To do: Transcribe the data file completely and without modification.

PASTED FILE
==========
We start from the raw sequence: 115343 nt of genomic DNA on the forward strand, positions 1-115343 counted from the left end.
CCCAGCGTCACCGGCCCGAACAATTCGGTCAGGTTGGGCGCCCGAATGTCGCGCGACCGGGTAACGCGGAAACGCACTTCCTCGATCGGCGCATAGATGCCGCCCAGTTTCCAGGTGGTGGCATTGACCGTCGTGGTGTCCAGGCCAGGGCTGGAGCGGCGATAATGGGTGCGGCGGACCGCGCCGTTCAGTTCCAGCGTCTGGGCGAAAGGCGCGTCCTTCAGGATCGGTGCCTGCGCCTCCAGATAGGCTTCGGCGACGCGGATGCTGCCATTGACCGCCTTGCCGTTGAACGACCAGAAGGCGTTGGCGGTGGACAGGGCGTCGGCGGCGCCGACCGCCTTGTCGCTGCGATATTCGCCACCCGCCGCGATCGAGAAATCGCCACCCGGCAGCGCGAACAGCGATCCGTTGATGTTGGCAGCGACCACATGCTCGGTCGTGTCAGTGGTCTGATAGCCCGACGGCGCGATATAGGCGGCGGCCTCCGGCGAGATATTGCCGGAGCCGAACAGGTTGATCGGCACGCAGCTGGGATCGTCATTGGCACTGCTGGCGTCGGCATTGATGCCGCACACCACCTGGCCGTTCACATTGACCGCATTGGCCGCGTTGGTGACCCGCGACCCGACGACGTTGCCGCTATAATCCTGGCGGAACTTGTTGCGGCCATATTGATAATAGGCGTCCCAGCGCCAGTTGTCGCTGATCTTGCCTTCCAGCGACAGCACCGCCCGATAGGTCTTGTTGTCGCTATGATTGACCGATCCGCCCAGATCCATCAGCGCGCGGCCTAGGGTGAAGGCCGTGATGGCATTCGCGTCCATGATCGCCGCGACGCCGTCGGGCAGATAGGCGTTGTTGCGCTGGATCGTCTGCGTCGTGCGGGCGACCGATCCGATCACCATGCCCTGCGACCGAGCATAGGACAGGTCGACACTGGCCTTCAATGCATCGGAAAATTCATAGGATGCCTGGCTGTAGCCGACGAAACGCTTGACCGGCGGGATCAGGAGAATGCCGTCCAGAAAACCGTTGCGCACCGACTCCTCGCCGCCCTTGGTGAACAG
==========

We start from the raw sequence: 115343 nt of genomic DNA on the forward strand, positions 1-115343 counted from the left end.
CCCAGCGTCACCGGCCCGAACAATTCGGTCAGGTTGGGCGCCCGAATGTCGCGCGACCGGGTAACGCGGAAACGCACTTCCTCGATCGGCGCATAGATGCCGCCCAGTTTCCAGGTGGTGGCATTGACCGTCGTGGTGTCCAGGCCAGGGCTGGAGCGGCGATAATGGGTGCGGCGGACCGCGCCGTTCAGTTCCAGCGTCTGGGCGAAAGGCGCGTCCTTCAGGATCGGTGCCTGCGCCTCCAGATAGGCTTCGGCGACGCGGATGCTGCCATTGACCGCCTTGCCGTTGAACGACCAGAAGGCGTTGGCGGTGGACAGGGCGTCGGCGGCGCCGACCGCCTTGTCGCTGCGATATTCGCCACCCGCCGCGATCGAGAAATCGCCACCCGGCAGCGCGAACAGCGATCCGTTGATGTTGGCAGCGACCACATGCTCGGTCGTGTCAGTGGTCTGATAGCCCGACGGCGCGATATAGGCGGCGGCCTCCGGCGAGATATTGCCGGAGCCGAACAGGTTGATCGGCACGCAGCTGGGATCGTCATTGGCACTGCTGGCGTCGGCATTGATGCCGCACACCACCTGGCCGTTCACATTGACCGCATTGGCCGCGTTGGTGACCCGCGACCCGACGACGTTGCCGCTATAATCCTGGCGGAACTTGTTGCGGCCATATTGATAATAGGCGTCCCAGCGCCAGTTGTCGCTGATCTTGCCTTCCAGCGACAGCACCGCCCGATAGGTCTTGTTGTCGCTATGATTGACCGATCCGCCCAGATCCATCAGCGCGCGGCCTAGGGTGAAGGCCGTGATGGCATTCGCGTCCATGATCGCCGCGACGCCGTCGGGCAGATAGGCGTTGTTGCGCTGGATCGTCTGCGTCGTGCGGGCGACCGATCCGATCACCATGCCCTGCGACCGAGCATAGGACAGGTCGACACTGGCCTTCAATGCATCGGAAAATTCATAGGATGCCTGGCTGTAGCCGACGAAACGCTTGACCGGCGGGATCAGGAGAATGCCGTCCAGAAAACCGTTGCGCACCGACTCCTCGCCGCCCTTGGTGAACAG